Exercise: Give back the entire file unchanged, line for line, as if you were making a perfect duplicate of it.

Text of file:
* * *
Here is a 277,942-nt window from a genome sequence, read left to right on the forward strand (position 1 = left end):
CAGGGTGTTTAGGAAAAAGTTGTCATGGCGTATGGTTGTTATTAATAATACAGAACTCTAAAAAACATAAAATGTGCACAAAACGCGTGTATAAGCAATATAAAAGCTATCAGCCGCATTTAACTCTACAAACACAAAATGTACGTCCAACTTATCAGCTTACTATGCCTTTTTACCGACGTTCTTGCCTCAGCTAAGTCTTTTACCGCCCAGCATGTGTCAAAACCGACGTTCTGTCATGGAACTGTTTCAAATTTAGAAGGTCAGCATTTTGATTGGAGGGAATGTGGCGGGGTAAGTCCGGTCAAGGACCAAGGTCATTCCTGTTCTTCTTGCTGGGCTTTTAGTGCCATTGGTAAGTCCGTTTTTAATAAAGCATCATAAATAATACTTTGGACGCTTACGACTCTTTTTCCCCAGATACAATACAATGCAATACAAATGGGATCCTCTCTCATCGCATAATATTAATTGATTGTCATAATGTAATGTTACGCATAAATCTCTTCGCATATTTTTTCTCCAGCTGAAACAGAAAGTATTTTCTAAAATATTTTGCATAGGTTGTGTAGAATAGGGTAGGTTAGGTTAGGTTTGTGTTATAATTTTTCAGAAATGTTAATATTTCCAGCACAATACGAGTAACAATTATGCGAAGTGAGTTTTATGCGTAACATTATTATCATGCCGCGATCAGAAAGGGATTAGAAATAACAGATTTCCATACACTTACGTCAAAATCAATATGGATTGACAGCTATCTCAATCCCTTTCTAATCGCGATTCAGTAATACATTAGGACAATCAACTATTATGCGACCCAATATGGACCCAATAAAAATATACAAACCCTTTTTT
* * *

Here is a 277,942-nt window from a genome sequence, read left to right on the forward strand (position 1 = left end):
CAGGGTGTTTAGGAAAAAGTTGTCATGGCGTATGGTTGTTATTAATAATACAGAACTCTAAAAAACATAAAATGTGCACAAAACGCGTGTATAAGCAATATAAAAGCTATCAGCCGCATTTAACTCTACAAACACAAAATGTACGTCCAACTTATCAGCTTACTATGCCTTTTTACCGACGTTCTTGCCTCAGCTAAGTCTTTTACCGCCCAGCATGTGTCAAAACCGACGTTCTGTCATGGAACTGTTTCAAATTTAGAAGGTCAGCATTTTGATTGGAGGGAATGTGGCGGGGTAAGTCCGGTCAAGGACCAAGGTCATTCCTGTTCTTCTTGCTGGGCTTTTAGTGCCATTGGTAAGTCCGTTTTTAATAAAGCATCATAAATAATACTTTGGACGCTTACGACTCTTTTTCCCCAGATACAATACAATGCAATACAAATGGGATCCTCTCTCATCGCATAATATTAATTGATTGTCATAATGTAATGTTACGCATAAATCTCTTCGCATATTTTTTCTCCAGCTGAAACAGAAAGTATTTTCTAAAATATTTTGCATAGGTTGTGTAGAATAGGGTAGGTTAGGTTAGGTTTGTGTTATAATTTTTCAGAAATGTTAATATTTCCAGCACAATACGAGTAACAATTATGCGAAGTGAGTTTTATGCGTAACATTATTATCATGCCGCGATCAGAAAGGGATTAGAAATAACAGATTTCCATACACTTACGTCAAAATCAATATGGATTGACAGCTATCTCAATCCCTTTCTAATCGCGATTCAGTAATACATTAGGACAATCAACTATTATGCGACCCAATATGGACCCAATAAAAATATACAAACCCTTTTTT